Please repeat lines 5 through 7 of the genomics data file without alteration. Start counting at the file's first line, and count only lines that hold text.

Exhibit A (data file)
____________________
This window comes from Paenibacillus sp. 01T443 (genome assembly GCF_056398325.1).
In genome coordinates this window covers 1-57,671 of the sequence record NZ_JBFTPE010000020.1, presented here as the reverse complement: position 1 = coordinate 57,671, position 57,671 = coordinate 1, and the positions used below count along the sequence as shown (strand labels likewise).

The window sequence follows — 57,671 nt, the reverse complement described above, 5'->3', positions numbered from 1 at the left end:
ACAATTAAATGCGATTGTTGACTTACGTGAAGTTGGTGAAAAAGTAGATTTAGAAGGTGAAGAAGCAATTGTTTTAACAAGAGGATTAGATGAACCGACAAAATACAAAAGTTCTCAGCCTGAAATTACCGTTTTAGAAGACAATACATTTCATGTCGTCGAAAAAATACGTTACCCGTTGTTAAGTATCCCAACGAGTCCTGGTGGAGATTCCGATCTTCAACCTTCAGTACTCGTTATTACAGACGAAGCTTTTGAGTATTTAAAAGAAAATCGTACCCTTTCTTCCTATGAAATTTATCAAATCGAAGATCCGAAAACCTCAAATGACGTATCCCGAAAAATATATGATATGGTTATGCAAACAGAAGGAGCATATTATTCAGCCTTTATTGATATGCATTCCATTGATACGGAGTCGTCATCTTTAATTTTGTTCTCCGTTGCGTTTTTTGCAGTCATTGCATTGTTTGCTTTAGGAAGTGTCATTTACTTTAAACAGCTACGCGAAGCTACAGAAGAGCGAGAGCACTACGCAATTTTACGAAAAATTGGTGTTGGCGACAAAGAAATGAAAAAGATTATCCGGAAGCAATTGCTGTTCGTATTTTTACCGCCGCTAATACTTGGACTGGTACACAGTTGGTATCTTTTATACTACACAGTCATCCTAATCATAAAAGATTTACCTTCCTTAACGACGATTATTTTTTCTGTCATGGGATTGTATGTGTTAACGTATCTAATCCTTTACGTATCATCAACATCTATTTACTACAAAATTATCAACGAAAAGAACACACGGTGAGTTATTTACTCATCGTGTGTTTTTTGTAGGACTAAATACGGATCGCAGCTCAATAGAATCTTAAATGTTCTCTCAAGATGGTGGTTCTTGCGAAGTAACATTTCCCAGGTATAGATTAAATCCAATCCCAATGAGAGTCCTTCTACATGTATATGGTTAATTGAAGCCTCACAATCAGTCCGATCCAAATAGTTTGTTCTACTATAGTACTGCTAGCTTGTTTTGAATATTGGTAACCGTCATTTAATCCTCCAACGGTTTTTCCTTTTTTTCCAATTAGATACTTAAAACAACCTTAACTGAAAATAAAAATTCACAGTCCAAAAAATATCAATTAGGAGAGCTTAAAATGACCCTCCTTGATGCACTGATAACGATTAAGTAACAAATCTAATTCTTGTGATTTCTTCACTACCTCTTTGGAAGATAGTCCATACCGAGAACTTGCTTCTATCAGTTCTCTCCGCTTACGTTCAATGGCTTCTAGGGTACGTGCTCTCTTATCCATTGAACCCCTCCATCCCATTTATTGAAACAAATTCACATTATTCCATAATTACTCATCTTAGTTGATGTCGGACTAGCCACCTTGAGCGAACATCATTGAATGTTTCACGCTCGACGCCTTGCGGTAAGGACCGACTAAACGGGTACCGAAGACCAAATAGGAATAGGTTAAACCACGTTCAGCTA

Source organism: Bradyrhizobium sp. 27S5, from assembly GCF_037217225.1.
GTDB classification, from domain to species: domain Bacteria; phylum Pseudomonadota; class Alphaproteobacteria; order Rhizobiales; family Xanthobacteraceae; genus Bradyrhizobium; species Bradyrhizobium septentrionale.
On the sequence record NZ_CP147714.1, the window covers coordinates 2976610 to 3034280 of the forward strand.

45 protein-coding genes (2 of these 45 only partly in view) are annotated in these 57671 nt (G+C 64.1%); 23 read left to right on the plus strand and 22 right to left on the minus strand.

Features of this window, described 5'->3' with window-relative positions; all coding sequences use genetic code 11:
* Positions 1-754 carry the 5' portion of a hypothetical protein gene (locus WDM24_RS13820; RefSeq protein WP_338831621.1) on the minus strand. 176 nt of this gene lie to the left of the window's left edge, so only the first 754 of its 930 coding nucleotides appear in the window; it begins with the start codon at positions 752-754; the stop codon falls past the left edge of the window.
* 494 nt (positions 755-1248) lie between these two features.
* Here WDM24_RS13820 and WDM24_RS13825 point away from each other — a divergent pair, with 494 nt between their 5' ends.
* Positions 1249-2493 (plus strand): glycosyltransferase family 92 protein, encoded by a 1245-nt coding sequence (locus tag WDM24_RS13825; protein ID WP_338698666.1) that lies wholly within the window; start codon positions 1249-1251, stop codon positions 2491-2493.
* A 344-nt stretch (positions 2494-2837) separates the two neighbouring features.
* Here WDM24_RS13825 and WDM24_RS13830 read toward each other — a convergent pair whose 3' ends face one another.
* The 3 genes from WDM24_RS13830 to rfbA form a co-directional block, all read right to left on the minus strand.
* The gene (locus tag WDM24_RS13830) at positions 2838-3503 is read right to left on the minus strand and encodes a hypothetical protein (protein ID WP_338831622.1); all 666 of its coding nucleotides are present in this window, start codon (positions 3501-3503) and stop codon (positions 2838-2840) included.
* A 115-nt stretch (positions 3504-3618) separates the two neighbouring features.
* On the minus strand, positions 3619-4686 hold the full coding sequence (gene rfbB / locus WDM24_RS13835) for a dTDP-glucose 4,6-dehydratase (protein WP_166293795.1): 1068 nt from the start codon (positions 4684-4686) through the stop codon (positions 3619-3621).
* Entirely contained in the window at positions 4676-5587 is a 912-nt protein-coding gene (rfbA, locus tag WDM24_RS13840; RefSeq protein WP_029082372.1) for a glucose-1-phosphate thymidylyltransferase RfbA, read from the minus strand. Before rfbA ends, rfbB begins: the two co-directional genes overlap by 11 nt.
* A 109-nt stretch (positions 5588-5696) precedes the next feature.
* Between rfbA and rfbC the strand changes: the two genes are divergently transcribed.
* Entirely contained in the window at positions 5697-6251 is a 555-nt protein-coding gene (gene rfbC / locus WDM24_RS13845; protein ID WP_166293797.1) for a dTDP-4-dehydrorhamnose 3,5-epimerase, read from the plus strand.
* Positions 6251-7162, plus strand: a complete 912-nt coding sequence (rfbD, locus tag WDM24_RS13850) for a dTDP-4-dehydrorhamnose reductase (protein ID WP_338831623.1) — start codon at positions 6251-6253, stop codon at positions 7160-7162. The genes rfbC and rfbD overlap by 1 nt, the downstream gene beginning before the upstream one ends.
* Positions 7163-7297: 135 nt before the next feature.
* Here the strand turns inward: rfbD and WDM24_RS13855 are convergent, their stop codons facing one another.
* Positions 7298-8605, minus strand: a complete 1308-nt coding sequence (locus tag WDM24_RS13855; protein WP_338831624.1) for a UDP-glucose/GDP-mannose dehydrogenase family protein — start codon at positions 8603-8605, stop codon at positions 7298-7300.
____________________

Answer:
Source organism: Bradyrhizobium sp. 27S5, from assembly GCF_037217225.1.
GTDB classification, from domain to species: domain Bacteria; phylum Pseudomonadota; class Alphaproteobacteria; order Rhizobiales; family Xanthobacteraceae; genus Bradyrhizobium; species Bradyrhizobium septentrionale.
On the sequence record NZ_CP147714.1, the window covers coordinates 2976610 to 3034280 of the forward strand.